Advantage of Fiber optics network

Advantage of Fiber optics network

Fiber optic networks can deliver higher connection speeds for multiple users. With potential great advantages such as improving cloud-connectivity, voice over IP (VoIP) capabilities and overall better bandwidth, fiber optic networks can offer powerful advantages to help your business stay better connected.

And with fiber optic networks now being more accessible for residents and businesses alike, it’s become easier to integrate a fiber optic network and achieve faster connectivity and greater productivity. We take a look at some of the key reasons why a fiber optic network could be the best solution for you. Here are six major advantages of a fiber optic network:

1. Better bandwidth

Fiber optic cables have much greater bandwidth than metal cables. Information can be transmitted per unit time of fiber over other transmission media, giving fiber optic cables a significant advantage. And with more and more businesses needing data transmission, it’s become increasingly important to have high bandwidth availability.

If your current network is experiencing low bandwidth or difficulty meeting some of your current business data transfer needs, having problems with multicast video breaking down, your CCTV images pixelating/shearing or you are having difficulties accessing cloud applications, you may significantly benefit from an upgrade to fiber optic connectivity.

2. Higher bandwidth means faster speed

In our fast-paced society, our new normal is being able to upload videos, files and make phone calls as we simultaneously download content. Slow Internet connections can, therefore, cost businesses weeks of productivity. It is paramount that your internet connectivity is fast, efficient and reliable to help keep your business as productive as possible.

Fiber optic networks are significantly faster than even the highest-speed copper Internet connections, with options ranging from 5 Mbps to 100 Gbps. With a fiber optic network, your employees can benefit from equal upload and download times through a fast data connection.

3. Longer transmission distances

A fiber optic cable is a low power loss medium, meaning you can achieve higher bandwidths over greater transmission distances. Fiber optic cables can reach 10’s of kilometers in distance compared to the maximum 100-metre distance that is the limit of copper cables.

4. Greater flexibility

Unreliable connectivity can add real costs to businesses. Any amount of unplanned downtime can bring business productivity to a complete stop. Communication and connectivity reliability is an absolute necessity for any business.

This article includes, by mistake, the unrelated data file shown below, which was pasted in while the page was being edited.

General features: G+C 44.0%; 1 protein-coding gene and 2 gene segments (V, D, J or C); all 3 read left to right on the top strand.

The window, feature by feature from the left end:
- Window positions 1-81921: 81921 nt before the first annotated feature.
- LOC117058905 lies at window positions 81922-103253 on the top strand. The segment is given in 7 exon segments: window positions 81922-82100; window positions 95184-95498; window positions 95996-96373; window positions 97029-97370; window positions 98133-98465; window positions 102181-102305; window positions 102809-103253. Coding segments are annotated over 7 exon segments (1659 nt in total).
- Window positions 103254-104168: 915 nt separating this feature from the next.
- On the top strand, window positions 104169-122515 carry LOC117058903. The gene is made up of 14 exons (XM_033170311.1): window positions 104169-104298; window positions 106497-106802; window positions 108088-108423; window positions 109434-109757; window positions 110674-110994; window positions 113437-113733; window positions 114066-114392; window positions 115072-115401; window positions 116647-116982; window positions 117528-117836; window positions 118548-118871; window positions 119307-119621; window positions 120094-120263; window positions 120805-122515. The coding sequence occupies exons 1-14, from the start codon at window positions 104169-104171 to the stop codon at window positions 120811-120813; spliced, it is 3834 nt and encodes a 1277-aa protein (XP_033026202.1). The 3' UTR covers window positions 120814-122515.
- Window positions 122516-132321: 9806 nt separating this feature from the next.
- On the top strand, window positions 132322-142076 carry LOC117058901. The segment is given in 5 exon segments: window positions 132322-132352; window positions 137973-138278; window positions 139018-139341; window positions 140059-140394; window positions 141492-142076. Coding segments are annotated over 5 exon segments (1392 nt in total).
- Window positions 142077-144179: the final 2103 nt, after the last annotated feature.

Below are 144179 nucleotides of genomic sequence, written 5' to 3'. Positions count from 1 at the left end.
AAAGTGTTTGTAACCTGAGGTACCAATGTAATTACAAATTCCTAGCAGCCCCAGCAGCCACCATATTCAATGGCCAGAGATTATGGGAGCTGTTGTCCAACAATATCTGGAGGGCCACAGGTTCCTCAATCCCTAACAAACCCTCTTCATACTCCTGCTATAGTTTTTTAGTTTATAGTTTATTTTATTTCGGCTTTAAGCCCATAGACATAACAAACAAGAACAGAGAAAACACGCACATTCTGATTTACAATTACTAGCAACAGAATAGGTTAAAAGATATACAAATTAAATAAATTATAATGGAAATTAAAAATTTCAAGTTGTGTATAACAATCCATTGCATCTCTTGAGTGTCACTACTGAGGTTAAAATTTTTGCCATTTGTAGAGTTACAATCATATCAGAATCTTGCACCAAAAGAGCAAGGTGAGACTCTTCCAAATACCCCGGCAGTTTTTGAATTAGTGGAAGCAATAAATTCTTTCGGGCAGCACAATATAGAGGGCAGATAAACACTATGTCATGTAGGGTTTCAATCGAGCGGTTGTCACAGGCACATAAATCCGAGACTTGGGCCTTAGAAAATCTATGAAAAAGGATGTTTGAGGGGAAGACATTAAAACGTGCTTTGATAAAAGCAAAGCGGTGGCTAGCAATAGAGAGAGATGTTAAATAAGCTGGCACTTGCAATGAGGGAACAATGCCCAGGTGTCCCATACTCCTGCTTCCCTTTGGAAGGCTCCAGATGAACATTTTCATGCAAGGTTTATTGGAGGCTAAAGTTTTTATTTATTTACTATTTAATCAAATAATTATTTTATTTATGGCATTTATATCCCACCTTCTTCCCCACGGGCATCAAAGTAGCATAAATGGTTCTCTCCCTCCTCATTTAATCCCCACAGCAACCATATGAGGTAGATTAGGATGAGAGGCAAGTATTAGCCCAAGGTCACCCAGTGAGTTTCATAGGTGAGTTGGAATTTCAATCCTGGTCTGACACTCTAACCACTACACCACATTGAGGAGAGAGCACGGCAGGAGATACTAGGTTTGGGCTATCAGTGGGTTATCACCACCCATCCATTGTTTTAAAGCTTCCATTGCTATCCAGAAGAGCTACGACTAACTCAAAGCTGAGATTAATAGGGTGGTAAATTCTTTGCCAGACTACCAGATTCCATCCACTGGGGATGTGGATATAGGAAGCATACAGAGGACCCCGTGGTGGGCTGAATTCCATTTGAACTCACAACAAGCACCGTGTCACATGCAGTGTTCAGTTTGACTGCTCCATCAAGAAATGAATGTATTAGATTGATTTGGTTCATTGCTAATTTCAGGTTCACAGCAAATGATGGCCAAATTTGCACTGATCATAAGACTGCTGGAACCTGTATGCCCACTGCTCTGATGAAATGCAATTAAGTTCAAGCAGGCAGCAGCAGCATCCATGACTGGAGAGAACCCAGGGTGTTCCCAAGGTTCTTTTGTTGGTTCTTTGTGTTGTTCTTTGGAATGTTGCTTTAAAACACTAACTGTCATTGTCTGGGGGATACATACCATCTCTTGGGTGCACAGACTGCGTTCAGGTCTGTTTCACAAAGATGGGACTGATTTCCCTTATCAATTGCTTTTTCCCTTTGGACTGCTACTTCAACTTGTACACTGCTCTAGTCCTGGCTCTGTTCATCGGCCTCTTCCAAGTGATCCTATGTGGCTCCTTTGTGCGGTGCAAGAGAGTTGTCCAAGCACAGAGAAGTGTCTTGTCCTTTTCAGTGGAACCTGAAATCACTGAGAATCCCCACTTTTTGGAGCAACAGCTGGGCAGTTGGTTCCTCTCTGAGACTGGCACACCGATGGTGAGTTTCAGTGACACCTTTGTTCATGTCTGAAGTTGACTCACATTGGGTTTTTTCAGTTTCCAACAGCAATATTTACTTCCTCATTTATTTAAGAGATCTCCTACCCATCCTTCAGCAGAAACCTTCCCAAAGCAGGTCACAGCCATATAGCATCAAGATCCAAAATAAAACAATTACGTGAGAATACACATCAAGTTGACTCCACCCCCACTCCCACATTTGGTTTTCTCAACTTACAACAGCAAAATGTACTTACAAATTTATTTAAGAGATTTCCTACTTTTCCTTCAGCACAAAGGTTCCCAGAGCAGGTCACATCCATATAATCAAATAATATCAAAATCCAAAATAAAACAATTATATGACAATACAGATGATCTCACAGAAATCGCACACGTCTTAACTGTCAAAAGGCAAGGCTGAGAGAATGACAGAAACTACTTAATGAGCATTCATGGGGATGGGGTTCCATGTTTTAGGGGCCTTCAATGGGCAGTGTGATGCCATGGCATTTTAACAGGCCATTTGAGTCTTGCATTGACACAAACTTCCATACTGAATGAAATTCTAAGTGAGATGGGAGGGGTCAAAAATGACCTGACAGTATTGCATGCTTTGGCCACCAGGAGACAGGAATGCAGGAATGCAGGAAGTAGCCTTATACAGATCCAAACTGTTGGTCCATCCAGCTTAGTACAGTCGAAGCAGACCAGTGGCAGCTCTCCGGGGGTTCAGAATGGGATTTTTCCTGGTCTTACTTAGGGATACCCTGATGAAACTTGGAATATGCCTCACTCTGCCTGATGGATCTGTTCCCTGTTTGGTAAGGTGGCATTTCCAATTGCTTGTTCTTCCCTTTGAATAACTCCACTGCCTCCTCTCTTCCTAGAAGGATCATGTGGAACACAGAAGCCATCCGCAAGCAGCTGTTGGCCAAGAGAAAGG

Compared to copper cables, fiber optic cables are thinner and lighter in weight. Fibre can withstand more pull pressure than copper and is less prone to damage and breakage.

Fiber is flexible, can bend easily and resists most corrosive elements that often attack copper cables.Fiber optic cables do not conduct electrical currents, making fiber data connections fully-resistant to electromagnetic interference, lightning, or radio signals. Copper cables are designed to conduct electricity, making copper networks vulnerable to induced power, lightning, and deliberate signal-scrambling.

Fiber optic networks are also not susceptible to inclement weather conditions, which can interfere or stop data transmission through copper cabling.

5. Improved latency

Fiber optic networks eliminate many of the latency issues users experience on cable Internet, particularly when downloading or uploading a video or consuming high-definition content. The business benefits of lowering your latency could include better voice quality for VoIP users, the ability to move more apps to the cloud, download and upload huge files without disruption and improved collaboration between employees.

6. Stronger security

Fiber optic cable keeps data secure. It does not radiate signals and is very difficult to tap without your knowledge. It has higher physical security as all hardware and electronics can be installed in one central location, unlike copper systems, where equipment is required to be installed within distribution locations throughout a facility.

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